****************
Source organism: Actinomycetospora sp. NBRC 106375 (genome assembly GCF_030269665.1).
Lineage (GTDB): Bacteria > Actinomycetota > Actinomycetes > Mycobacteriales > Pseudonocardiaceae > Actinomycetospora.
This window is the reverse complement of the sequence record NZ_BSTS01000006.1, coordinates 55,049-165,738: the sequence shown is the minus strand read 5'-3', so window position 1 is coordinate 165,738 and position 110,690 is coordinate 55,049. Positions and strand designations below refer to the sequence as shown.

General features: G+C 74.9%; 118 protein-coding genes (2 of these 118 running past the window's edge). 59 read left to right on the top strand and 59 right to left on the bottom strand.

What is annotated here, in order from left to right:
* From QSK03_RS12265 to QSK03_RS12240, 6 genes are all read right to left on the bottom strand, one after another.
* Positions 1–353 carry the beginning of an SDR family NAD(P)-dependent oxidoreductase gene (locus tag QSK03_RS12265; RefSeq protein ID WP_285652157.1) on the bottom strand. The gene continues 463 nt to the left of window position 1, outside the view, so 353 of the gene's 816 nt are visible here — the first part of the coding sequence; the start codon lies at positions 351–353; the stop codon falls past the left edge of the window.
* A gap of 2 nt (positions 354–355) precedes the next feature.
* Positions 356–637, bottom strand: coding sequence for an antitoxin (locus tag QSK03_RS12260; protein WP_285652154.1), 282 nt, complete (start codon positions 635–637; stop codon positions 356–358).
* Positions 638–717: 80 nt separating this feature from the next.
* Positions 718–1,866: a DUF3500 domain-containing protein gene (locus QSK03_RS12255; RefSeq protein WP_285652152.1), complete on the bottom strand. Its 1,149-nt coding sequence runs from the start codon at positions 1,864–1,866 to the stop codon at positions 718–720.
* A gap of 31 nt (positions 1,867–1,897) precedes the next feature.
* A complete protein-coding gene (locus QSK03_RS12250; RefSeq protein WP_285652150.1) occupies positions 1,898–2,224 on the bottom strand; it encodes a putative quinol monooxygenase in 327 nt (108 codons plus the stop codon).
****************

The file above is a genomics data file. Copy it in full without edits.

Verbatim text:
Source organism: Actinomycetospora sp. NBRC 106375 (genome assembly GCF_030269665.1).
Lineage (GTDB): Bacteria > Actinomycetota > Actinomycetes > Mycobacteriales > Pseudonocardiaceae > Actinomycetospora.
This window is the reverse complement of the sequence record NZ_BSTS01000006.1, coordinates 55,049-165,738: the sequence shown is the minus strand read 5'-3', so window position 1 is coordinate 165,738 and position 110,690 is coordinate 55,049. Positions and strand designations below refer to the sequence as shown.

General features: G+C 74.9%; 118 protein-coding genes (2 of these 118 running past the window's edge). 59 read left to right on the top strand and 59 right to left on the bottom strand.

What is annotated here, in order from left to right:
* From QSK03_RS12265 to QSK03_RS12240, 6 genes are all read right to left on the bottom strand, one after another.
* Positions 1–353 carry the beginning of an SDR family NAD(P)-dependent oxidoreductase gene (locus tag QSK03_RS12265; RefSeq protein ID WP_285652157.1) on the bottom strand. The gene continues 463 nt to the left of window position 1, outside the view, so 353 of the gene's 816 nt are visible here — the first part of the coding sequence; the start codon lies at positions 351–353; the stop codon falls past the left edge of the window.
* A gap of 2 nt (positions 354–355) precedes the next feature.
* Positions 356–637, bottom strand: coding sequence for an antitoxin (locus tag QSK03_RS12260; protein WP_285652154.1), 282 nt, complete (start codon positions 635–637; stop codon positions 356–358).
* Positions 638–717: 80 nt separating this feature from the next.
* Positions 718–1,866: a DUF3500 domain-containing protein gene (locus QSK03_RS12255; RefSeq protein WP_285652152.1), complete on the bottom strand. Its 1,149-nt coding sequence runs from the start codon at positions 1,864–1,866 to the stop codon at positions 718–720.
* A gap of 31 nt (positions 1,867–1,897) precedes the next feature.
* A complete protein-coding gene (locus QSK03_RS12250; RefSeq protein WP_285652150.1) occupies positions 1,898–2,224 on the bottom strand; it encodes a putative quinol monooxygenase in 327 nt (108 codons plus the stop codon).